If he had asked me even one thing, he'd know that I have no interest in telling stories where women or Asian people are props.   If he'd asked me two things, he'd know that I have no interest in telling stories where anyone outside of my experience is a prop.  And if he'd asked me three things, he'd know that the reason he was encouraged to write this show with an Asian-American was because we can't trust ourselves to be our own council when writing outside of our own experience.  Not yet anyway. 

"Yeah."  I say.  "So, I’m going to think about people who I know who might be interested in this, and if I think of someone I’ll make an introduction.”  (I’m not lying.  If you want to meet him, I will introduce you.)  “Meanwhile, I didn’t bring any cash with me and can’t pay for this Diet Coke.  Would you mind?”

He shakes his head no.  I take it as a kindness.

I grab my bag, head out onto 9th Avenue and immediately Google dry cleaners near me.  I got privilege all over my new sweater and someone’s going to help me get it out.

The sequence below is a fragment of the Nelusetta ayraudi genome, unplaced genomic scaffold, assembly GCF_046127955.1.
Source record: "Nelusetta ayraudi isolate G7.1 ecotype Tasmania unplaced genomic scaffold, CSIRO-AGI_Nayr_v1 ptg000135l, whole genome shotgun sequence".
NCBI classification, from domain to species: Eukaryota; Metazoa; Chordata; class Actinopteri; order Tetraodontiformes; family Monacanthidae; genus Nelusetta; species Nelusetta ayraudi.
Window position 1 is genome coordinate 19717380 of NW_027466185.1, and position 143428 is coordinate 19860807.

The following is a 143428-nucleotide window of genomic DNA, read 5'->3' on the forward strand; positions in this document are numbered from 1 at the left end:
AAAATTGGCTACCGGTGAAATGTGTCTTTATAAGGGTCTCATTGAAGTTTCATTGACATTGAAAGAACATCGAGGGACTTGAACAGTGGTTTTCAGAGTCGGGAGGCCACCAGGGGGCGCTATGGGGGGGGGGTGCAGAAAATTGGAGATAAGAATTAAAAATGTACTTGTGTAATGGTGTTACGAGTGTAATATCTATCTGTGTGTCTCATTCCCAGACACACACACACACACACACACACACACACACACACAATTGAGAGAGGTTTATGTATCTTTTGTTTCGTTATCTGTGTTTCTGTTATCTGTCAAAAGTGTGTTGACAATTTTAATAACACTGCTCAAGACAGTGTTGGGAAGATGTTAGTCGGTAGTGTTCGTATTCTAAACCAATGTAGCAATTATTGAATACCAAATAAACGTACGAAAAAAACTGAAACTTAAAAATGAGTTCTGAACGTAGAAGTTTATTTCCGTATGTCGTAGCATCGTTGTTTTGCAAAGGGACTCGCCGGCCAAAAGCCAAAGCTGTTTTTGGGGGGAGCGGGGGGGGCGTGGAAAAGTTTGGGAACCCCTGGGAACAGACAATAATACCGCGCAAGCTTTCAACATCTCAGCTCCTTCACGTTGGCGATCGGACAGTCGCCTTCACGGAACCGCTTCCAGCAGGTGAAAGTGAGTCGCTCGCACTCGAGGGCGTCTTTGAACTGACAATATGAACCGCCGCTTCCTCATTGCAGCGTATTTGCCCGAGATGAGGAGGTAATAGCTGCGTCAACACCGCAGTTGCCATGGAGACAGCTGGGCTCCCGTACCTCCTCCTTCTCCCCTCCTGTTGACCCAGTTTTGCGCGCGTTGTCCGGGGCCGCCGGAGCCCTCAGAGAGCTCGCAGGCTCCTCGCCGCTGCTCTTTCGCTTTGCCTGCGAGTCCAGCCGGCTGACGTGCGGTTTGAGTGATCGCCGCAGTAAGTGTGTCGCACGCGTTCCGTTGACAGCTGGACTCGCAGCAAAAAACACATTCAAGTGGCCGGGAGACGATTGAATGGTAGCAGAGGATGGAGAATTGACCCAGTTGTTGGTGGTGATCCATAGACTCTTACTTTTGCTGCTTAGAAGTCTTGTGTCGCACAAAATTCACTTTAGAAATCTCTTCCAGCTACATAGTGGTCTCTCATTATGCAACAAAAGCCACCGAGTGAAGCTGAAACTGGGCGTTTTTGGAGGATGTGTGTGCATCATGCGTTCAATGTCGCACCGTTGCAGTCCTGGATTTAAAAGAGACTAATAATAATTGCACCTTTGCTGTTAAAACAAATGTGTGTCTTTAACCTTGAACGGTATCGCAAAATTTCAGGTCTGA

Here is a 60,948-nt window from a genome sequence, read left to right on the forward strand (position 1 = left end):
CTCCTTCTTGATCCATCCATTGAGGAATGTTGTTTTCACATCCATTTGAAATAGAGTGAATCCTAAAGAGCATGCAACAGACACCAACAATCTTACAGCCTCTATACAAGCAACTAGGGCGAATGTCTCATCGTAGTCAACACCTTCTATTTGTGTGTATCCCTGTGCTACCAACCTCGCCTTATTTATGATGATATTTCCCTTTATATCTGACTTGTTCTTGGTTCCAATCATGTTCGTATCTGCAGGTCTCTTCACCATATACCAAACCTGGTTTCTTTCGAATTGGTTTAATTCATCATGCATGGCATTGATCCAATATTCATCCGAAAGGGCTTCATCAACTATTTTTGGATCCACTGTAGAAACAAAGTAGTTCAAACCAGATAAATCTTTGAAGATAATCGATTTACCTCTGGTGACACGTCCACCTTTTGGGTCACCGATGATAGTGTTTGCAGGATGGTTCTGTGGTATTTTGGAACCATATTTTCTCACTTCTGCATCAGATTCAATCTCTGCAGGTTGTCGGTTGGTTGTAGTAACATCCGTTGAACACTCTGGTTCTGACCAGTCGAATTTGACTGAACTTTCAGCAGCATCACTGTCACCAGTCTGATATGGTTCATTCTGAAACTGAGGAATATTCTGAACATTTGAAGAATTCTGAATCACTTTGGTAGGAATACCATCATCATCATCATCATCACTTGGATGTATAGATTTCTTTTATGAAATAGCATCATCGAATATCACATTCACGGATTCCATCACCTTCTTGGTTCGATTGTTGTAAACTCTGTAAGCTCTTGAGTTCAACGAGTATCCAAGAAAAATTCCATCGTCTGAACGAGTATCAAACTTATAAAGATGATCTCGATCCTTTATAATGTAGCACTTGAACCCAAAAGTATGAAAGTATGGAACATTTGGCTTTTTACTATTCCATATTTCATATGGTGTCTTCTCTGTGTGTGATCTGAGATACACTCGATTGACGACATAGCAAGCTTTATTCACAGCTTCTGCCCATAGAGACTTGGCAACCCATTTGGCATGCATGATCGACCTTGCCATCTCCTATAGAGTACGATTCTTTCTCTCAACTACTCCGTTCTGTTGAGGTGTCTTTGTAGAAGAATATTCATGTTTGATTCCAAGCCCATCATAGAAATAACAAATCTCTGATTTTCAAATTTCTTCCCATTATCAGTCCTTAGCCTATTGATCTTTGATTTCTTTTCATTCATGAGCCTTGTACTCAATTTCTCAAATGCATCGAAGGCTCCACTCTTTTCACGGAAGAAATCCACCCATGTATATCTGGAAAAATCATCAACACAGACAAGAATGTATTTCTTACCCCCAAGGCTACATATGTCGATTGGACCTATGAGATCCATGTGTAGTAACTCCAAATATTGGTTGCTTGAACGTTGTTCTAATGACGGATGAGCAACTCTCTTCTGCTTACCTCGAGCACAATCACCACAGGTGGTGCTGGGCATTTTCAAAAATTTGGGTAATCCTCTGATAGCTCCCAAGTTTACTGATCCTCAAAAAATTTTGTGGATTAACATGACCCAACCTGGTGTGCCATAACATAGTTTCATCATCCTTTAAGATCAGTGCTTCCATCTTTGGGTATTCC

Drinks with Jen: My Conversation with Jennifer Ashley Tepper.

Below is an article I wrote in January of 2016 for the now defunct NewMusicalTheatre.com blog.  A recent server migration made it go away, so here it is again, in all its original goodness.

*****

It’s 6pm on January 1st, 2016, and I’m sitting in an empty lounge at the Citizen M Hotel in Manhattan, and it’s kind of a ghost town.  Excluding myself and Jen Tepper, there’s maybe three folks looking for hairs of the dogs that bit them from the night before.  This is a good thing when you consider the adage “spend New Year’s Day doing the thing you want to be doing the rest of the year through.”  Me?  My morning was spent rewriting the three part rant from The View From Here for the Umbrella Group Theatre’s premiere next month in Milwaukee, followed by social time with one of the New York Theater scene’s favorite taste makers.  I think I’m doing okay.